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How Should Society Punish A Murder?

Anti-abortion rhetoric is so extreme that it's no wonder some activists support drastic measures.

Alex Wong/Getty Images

At the center of the storm around Kevin D. Williamson’s move to The Atlantic, there are tweets, and at the center of those tweets, there are women. In tweets the conservative writer has since deleted (along with his account), he said the law should treat abortion like any homicide. For women who commit the deed, he said he had “hanging in mind.”

Despite Williamson’s views, or perhaps because of them, many conservatives have defended him and his new employer. Williamson, they point out, believes abortion ends a human being’s life. If you truly think that abortion murders a defenseless child, it follows that you’d support criminal penalties of some kind—perhaps even the death penalty. There are those who subscribe to a different right-to-life ethos: Many Catholics, for example, oppose the death penalty along with abortion rights. Otherwise, Williamson’s defenders have a point. The logical chain from one position to the other is hard to avoid.

Williamson isn’t the first abortion opponent to argue that women should face legal consequences for abortion. “If the hit man is guilty, so is the person who ordered the hit,” The Federalist’s Georgi Boorman argued. Abolish Abortion Idaho has called for the prosecution of abortion patients; at least one bill, introduced into the Texas legislature in 2017, proposed removing criminal immunity from homicide charges for patients and providers. 

On the campaign trail, Donald Trump announced that there should be “some form of punishment” for the act if it is banned, and a poll later showed that 39 percent of his supporters agreed with him. (Trump later tried to recant.) Taken to its most extreme, the belief that women are complicit in murder when they solicit an abortion motivates domestic terrorism. Robert Lewis Dear didn’t just target abortion providers when he shot up a Planned Parenthood clinic in Colorado. He targeted patients, too.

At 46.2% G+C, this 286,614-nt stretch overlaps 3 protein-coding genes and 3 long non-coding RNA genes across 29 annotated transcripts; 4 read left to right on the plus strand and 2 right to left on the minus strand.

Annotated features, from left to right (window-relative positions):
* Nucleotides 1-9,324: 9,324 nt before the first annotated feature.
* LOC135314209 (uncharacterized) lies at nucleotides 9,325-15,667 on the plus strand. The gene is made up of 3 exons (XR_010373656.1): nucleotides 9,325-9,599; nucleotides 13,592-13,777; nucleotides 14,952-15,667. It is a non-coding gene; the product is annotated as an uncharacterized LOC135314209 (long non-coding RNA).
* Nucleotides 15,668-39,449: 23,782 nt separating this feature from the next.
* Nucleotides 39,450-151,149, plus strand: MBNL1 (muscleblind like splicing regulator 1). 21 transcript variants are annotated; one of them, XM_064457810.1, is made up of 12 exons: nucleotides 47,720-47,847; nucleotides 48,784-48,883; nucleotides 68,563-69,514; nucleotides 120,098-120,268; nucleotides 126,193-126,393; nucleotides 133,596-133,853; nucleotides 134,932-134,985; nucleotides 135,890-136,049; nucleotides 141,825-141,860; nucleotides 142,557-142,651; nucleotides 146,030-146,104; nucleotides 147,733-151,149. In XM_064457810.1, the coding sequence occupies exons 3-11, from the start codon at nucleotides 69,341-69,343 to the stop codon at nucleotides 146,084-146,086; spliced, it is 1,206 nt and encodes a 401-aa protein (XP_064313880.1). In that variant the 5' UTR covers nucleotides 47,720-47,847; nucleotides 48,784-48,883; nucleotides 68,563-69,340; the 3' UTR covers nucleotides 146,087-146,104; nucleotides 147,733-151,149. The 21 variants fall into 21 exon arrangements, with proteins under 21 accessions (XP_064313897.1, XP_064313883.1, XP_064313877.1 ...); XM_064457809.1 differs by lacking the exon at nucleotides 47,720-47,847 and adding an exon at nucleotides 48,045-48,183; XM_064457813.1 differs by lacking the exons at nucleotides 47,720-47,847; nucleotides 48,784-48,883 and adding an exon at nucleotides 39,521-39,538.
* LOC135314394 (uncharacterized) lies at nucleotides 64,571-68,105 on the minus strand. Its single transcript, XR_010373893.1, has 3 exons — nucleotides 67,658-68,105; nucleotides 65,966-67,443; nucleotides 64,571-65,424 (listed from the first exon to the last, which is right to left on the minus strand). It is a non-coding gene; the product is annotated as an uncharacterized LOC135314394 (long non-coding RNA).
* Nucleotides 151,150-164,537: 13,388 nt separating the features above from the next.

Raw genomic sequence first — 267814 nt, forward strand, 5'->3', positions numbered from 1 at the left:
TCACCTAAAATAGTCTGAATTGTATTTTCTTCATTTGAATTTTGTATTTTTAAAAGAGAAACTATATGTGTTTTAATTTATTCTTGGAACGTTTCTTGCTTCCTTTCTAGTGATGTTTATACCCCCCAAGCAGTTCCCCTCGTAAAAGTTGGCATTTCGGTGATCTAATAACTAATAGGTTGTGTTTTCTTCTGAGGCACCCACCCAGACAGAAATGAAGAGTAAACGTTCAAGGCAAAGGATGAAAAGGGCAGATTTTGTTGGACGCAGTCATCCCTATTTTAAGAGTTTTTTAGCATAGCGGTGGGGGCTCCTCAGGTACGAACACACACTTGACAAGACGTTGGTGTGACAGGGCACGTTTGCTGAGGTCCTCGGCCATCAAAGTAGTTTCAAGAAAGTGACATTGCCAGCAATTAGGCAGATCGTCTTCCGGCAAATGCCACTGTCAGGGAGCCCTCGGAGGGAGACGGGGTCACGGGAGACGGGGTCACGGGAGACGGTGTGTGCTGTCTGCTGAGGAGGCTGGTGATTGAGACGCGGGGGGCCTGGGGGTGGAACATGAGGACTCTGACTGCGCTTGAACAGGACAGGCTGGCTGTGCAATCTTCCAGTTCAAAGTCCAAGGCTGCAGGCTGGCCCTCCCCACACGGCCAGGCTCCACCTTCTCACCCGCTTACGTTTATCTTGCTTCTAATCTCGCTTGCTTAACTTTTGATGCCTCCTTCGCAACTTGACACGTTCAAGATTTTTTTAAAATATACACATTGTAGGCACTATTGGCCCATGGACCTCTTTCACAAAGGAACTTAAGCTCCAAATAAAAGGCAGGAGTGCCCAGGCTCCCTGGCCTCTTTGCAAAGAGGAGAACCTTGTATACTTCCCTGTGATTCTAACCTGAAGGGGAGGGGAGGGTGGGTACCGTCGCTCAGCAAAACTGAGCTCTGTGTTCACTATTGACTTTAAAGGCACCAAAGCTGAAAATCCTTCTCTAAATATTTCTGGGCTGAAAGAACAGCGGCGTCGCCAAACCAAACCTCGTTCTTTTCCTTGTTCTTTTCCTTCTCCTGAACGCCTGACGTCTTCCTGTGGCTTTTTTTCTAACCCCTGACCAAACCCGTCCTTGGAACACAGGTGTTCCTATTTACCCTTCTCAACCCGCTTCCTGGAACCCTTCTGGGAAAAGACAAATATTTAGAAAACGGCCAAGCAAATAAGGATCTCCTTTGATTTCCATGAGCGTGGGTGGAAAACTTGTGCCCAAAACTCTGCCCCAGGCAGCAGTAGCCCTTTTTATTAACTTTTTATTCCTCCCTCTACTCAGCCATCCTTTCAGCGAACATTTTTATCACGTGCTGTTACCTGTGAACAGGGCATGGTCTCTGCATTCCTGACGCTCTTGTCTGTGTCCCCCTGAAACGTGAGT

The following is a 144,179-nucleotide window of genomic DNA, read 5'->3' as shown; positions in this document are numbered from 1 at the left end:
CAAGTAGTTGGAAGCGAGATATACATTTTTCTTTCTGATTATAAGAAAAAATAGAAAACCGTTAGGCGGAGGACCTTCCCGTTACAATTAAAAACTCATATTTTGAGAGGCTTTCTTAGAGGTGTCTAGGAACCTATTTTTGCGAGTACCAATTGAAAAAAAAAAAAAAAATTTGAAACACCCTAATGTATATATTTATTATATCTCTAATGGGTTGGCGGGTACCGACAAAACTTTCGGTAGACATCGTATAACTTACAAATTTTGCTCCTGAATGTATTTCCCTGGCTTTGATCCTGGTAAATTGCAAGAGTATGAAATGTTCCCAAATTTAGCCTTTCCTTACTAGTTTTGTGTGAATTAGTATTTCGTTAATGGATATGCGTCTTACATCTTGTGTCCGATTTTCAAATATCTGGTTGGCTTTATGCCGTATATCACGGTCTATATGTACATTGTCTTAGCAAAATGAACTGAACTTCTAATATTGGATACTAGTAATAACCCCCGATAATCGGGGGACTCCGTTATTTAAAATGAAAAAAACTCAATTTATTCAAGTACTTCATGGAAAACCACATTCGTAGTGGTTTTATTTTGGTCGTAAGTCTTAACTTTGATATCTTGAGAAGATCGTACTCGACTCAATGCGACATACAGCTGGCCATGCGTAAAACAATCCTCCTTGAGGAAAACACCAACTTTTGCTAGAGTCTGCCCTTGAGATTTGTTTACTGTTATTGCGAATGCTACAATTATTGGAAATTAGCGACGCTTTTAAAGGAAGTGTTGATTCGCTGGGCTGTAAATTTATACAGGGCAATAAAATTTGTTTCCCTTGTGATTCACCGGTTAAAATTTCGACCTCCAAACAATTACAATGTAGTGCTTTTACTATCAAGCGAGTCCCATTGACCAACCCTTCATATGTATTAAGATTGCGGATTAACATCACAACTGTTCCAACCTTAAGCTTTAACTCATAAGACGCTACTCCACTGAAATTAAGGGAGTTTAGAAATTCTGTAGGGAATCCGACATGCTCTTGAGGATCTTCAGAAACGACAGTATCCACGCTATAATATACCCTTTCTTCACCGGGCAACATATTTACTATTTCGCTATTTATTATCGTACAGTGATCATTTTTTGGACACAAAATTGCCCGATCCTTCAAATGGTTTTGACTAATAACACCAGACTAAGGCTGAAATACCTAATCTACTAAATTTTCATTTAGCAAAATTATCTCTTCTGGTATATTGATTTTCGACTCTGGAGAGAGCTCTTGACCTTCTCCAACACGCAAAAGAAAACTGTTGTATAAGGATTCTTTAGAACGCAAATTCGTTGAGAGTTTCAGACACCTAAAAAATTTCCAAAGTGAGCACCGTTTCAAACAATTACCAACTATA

Nevertheless, criminal prosecution, let alone the death penalty, is further than most organized anti-abortion groups want to go. “Pro-life legislators and pro-life leaders do not support the prosecution of women and will not push for such a policy when Roe is overturned,” stated Americans United for Life in a position paper, which outlined its belief that women were not customarily prosecuted for procuring abortions before Roe. The counter-argument to Boorman and Williamson is typically based on the premise that women are victims of a callous industry.

“Just as a physician seeks to bring both mother and child safely through the labor process,” Kimberly Ross wrote for Red State, “we must guide women from a place of desperation and regret to hope and wholeness.” “Women Deserve Better Than Abortion,” the Alliance Defending Freedom, a far-right legal group, proclaims on its website. The so-called abortion industry “deceives” women, says Live Action News.

But this view—that the law should punish providers, not women—directly contradicts rhetoric put forward by the same anti-abortion groups. Abortion is murder, they all agree. Some go beyond this. Abortion is a genocide, a hate crime, a second Holocaust. The argument put forward by Ross et al require us to think that women are helpless, with no agency of their own. That presumption is present within the movement’s term of art for would-be abortion patients: “Abortion-minded.” In 2018, the suggestion that women are a bit feeble in the head is a shaky sell. And it still doesn’t square with the assertion that abortion is a murderous act.